President Donald Trump’s move to revoke the licenses of several leading U.S. tech companies over alleged security issues and his administration’s refusal to let them use encryption software has left many worried that the president will limit their ability to innovate, a prominent Silicon Valley lawyer said Wednesday.
“The chill effect will be tremendous,” said Jeffrey Eisenberg, who previously served as an assistant attorney general for the Justice Department’s National Security Division.
“They’re going to feel like they’re under siege and they’re going be unable to innovate.”
Eisenberg also argued that the Trump administration is not going to allow major technology companies to continue to use encryption technologies, even as it continues to fight for the reauthorization of key encryption technology.
The Trump administration had issued a statement earlier Wednesday saying it was reviewing the issue.
The president has not issued any new executive orders on encryption, but Eisenberg said he has not heard from him about the issue in the past.
The issue is particularly vexing because Trump has publicly criticized tech companies and called them “the enemy of the American people,” Eisenberg argued.
“There is a big risk that he’s going to do nothing and not do anything to prevent them from doing something that they feel is important, even though they know it’s a bad idea,” Eisenberger said.
“He’s going take this issue on a blind faith that they will be able to adapt.”
Trump’s directive on Thursday said that companies that use encryption will have to “refrain from sharing data with the government” and must provide users with a mechanism to opt out of sharing their data with government.
Trump has previously suggested that the U.K. should be the next country to implement encryption, arguing that “we have the technology and we have the people, we just need to do it.”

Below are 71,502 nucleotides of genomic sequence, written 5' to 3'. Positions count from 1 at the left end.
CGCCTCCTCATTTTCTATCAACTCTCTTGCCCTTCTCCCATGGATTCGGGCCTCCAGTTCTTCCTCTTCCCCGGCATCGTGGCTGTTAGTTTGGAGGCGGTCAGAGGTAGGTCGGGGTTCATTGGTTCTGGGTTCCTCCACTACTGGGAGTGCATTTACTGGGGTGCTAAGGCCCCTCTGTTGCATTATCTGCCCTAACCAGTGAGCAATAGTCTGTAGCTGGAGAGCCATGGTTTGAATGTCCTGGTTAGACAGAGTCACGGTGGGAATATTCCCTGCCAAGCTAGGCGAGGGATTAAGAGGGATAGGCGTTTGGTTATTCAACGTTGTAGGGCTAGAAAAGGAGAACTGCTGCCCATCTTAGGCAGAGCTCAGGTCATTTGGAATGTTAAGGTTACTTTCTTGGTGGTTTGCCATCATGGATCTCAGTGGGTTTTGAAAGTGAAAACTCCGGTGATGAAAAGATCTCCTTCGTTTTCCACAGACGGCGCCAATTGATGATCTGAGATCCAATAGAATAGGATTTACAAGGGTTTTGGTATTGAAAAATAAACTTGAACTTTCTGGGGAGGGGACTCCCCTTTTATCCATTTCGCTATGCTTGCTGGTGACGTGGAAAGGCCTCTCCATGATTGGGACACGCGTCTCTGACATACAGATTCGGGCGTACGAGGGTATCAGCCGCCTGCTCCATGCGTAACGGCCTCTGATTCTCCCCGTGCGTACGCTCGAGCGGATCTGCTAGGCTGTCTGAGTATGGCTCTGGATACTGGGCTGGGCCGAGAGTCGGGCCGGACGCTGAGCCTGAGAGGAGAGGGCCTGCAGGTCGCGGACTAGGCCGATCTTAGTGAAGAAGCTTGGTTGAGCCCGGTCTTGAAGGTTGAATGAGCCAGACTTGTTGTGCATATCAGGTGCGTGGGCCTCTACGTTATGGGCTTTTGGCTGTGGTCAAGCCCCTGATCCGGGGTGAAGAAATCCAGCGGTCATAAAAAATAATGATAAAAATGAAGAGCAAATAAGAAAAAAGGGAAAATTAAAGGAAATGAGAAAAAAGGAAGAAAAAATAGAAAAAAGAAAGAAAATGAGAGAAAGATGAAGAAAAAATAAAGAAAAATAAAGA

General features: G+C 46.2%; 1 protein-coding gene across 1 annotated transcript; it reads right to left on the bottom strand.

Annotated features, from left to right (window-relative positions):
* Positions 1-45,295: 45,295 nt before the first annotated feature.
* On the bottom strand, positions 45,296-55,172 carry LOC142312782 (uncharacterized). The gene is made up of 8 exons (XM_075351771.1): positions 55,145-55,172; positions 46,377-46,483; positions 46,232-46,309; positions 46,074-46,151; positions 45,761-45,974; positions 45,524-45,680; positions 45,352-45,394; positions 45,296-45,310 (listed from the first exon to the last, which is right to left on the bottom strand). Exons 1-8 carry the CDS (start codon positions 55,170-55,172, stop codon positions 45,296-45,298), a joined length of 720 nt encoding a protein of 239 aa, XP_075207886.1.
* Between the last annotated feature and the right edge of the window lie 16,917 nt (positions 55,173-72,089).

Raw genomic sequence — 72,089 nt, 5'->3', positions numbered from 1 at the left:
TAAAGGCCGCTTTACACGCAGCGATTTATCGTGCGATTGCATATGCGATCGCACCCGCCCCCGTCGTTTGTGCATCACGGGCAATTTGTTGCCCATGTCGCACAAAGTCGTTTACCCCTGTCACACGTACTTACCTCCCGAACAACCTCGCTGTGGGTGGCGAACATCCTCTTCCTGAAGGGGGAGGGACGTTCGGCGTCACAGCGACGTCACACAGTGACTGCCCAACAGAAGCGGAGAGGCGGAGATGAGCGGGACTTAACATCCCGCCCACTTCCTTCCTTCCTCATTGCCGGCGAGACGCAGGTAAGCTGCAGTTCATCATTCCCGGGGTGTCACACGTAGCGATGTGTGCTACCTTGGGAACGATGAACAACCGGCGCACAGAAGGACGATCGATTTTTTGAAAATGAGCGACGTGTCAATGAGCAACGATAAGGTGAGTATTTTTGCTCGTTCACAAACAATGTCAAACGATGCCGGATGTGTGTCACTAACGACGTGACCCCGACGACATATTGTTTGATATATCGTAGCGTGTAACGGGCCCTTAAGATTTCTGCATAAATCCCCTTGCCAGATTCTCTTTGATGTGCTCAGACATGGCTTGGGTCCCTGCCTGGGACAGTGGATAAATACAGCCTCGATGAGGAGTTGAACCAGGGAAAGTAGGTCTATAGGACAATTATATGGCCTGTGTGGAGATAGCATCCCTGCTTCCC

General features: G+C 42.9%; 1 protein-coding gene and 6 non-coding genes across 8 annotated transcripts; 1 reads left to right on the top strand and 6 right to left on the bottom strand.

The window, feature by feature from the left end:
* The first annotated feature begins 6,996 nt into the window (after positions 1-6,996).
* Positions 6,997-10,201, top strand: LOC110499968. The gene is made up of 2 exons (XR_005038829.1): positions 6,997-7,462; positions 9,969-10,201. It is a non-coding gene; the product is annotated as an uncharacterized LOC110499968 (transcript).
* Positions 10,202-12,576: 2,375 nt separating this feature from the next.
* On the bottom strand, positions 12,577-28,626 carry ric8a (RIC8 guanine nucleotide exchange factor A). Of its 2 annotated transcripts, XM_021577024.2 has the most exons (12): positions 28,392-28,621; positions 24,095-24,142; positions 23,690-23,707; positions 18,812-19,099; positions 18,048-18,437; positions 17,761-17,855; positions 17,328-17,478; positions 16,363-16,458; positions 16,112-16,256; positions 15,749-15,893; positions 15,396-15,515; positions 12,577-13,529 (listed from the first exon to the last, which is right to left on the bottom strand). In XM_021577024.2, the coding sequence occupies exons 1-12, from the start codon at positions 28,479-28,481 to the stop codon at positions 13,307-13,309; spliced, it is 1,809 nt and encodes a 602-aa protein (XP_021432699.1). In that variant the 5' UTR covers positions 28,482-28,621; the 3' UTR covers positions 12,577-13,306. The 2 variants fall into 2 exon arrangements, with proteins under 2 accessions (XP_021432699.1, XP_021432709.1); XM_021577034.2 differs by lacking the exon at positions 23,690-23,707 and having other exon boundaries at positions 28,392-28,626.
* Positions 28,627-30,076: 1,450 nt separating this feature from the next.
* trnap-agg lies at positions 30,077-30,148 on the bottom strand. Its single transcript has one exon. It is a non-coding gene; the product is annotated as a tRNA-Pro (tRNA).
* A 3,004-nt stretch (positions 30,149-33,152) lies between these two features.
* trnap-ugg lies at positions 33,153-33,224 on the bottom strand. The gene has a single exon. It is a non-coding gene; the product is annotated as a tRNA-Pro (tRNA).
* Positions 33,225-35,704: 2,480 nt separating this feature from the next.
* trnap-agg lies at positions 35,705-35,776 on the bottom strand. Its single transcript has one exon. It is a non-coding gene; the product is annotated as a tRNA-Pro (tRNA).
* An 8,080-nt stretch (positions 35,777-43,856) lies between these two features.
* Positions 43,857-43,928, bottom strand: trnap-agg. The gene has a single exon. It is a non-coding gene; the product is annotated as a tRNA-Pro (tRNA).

The new order from the White House is the latest step in Trump’s crackdown on tech innovation.
The White House has called for the government to impose a nationwide “back door” to encryption and to make it “virtually impossible for anyone” to hack into encryption.
Trump signed a directive last year requiring the Justice and Homeland Security Departments to work with federal judges to issue court orders requiring companies to hand over user data to the government.
The order said that the order “shall be construed to apply to any information transmitted to or stored by or through a service provider in the course of the provider’s services.”
But Eisenberg and other experts say the orders could also be used to justify the withholding of encryption technologies from companies.
The new administration has previously signaled its preference for a “backdoor” for encryption.
If you can’t do it yourself, you can let the world do it. “
But I don’t want to wait and see what happens, so that I can do it on my own.
If you can’t do it yourself, you can let the world do it.
#MakeAmericaGreatAgain” The Trump Administration has already indicated that it intends to issue a rule that will make it more difficult for companies to encrypt communications.
The Department of Homeland Security said Wednesday that it would be imposing a requirement for the FBI to ask for access to encrypted communications after a terrorist attack.
The Federal Bureau of Investigation would be required to provide access to a computer network where encrypted messages are stored, and the bureau would also be required “to obtain and retain encryption keys from any service provider providing encrypted communications,” according to the Department’s guidance.
The guidance was published Wednesday and was based on an Oct. 25 memo from Acting Director Jeh Johnson.
It was unclear when the memo was first released.